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Optic disc changes following trabeculectomy
  1. ANNE M V BROOKS,
  2. BILL GILLIES
  1. Royal Victorian Eye and Ear Hospital, East Melbourne, Victoria 3002, Australia amvbrooks{at}bigpond.com.au

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    The reversal of optic disc cupping following pressure reduction by medical or surgical means has long been recognised, particularly in congenital and juvenile glaucoma. Less clear cut is whether this reversal is accompanied by any improvement in visual function. The matter is, obviously, an important one and there are some reports suggesting that an improvement may occur. If so this presumably is due to recovery of neuronal function which has only temporarily been interrupted. Although it is of great importance to know how extensive this process may be, only studies conducted with great care and rigour are likely to tell this conclusively.

    The precise pathological mechanism underlying any reversal is also important. Presumably there is reversal of bowing of the lamina but definitive proof of this is difficult. If there is in fact any recovery of function this may be due to a neuronal change although it is doubtful how this would occur, except by reversal of changes which are still transitory.

    In a paper in the current issue of the BJO(p 956), Kotecha and coworkers have attempted to solve some of these contentious problems. They have identified “significant” increases in rim volume at 2 years following surgical operations which produced a fall in pressure of around 30%. Some change in maximum cup depth was demonstrated. This was “significant” at 1 year but not at 2 years. The changes seem small. A change in rim volume suggests something more than just a lessening of bowing of the lamina. Although all patients had 24-2 threshold Humphrey visual field tests, no results of these are given so there is no comment regarding visual function. Perhaps a later paper will tell us more.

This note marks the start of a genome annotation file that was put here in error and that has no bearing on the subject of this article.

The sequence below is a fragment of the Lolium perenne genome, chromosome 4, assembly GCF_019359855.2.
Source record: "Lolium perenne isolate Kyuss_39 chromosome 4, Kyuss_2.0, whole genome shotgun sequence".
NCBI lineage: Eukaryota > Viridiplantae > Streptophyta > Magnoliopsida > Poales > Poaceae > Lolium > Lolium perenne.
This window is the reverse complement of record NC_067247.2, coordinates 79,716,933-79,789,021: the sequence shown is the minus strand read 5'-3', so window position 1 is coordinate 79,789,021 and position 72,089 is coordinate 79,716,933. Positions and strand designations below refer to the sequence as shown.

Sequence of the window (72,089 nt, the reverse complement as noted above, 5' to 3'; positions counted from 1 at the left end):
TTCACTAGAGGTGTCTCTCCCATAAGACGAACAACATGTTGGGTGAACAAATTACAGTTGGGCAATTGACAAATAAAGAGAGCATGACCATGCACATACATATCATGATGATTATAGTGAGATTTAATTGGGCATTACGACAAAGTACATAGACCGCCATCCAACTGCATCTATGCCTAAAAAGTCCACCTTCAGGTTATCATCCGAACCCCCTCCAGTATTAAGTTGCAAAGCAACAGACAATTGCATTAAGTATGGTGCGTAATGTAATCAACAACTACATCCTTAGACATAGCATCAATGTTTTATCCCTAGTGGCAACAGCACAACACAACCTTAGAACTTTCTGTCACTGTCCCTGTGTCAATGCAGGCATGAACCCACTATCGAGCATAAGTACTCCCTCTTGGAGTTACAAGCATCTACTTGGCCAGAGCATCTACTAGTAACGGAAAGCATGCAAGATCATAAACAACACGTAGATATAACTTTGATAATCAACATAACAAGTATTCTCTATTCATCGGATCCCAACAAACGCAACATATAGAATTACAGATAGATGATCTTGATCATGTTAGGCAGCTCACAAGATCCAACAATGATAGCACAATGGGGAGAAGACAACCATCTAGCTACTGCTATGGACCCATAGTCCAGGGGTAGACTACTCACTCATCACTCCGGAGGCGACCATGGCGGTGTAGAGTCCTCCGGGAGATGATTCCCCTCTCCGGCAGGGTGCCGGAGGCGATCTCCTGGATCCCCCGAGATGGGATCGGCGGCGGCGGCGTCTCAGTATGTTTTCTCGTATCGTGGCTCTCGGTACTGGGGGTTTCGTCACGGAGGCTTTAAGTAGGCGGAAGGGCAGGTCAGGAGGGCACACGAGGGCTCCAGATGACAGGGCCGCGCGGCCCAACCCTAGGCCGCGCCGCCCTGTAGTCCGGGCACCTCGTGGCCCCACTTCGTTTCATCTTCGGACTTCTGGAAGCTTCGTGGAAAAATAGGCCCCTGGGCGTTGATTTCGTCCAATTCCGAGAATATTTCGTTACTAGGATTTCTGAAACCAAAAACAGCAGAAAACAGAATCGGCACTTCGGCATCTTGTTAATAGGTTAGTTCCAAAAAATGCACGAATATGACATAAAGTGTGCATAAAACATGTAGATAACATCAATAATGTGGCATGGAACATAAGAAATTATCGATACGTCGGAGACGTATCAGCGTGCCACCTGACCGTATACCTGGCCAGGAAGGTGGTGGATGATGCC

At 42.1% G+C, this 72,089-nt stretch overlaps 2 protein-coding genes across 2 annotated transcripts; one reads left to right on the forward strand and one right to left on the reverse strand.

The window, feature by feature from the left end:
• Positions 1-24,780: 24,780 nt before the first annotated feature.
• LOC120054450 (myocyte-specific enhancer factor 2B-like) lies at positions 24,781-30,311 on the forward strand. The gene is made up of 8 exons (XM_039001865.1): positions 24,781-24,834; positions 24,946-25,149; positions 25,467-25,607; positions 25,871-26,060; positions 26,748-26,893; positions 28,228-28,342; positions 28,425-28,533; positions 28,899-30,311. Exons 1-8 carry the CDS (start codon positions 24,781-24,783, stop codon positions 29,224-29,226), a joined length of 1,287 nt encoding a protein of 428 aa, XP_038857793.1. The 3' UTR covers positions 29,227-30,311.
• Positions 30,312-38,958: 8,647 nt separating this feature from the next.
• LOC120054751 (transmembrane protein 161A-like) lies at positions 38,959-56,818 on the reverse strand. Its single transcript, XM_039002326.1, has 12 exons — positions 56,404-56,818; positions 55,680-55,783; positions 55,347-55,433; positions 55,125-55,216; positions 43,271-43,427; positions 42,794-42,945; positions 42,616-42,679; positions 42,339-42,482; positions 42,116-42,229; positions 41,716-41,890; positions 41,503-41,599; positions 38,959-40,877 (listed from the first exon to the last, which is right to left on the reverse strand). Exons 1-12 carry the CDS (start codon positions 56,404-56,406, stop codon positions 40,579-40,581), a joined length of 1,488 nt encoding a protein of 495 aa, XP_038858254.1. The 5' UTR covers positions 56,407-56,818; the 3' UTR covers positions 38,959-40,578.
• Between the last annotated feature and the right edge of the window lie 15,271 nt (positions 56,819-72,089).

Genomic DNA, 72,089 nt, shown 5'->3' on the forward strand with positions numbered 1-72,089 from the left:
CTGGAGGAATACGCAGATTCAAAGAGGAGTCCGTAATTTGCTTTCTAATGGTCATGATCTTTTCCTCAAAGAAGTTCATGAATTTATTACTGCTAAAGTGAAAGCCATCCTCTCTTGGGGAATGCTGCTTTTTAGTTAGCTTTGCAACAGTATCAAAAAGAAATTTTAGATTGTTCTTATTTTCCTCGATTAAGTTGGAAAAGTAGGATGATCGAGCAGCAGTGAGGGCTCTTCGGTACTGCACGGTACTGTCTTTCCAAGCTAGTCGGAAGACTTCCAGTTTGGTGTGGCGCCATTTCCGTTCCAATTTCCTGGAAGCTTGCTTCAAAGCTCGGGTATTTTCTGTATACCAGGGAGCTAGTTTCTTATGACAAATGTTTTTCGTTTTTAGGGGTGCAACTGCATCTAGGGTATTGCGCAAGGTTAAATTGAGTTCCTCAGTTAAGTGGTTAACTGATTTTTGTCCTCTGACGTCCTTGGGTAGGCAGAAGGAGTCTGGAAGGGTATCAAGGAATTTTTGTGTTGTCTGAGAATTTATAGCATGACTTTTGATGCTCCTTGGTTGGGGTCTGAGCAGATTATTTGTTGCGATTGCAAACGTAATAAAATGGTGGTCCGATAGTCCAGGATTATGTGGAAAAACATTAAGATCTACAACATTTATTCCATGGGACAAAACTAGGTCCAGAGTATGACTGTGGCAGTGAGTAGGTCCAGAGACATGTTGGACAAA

The results given hardly seem likely to be the basis for much recovery of lost visual function in glaucoma but they do suggest that a reduction in intraocular pressure to the low normal range will halt the glaucomatous process evident at the optic nerve head. However, it may still be too early to paraphrase the slogan of a recent US presidential election “It's the economy stupid” to “It's the pressure stupid.”

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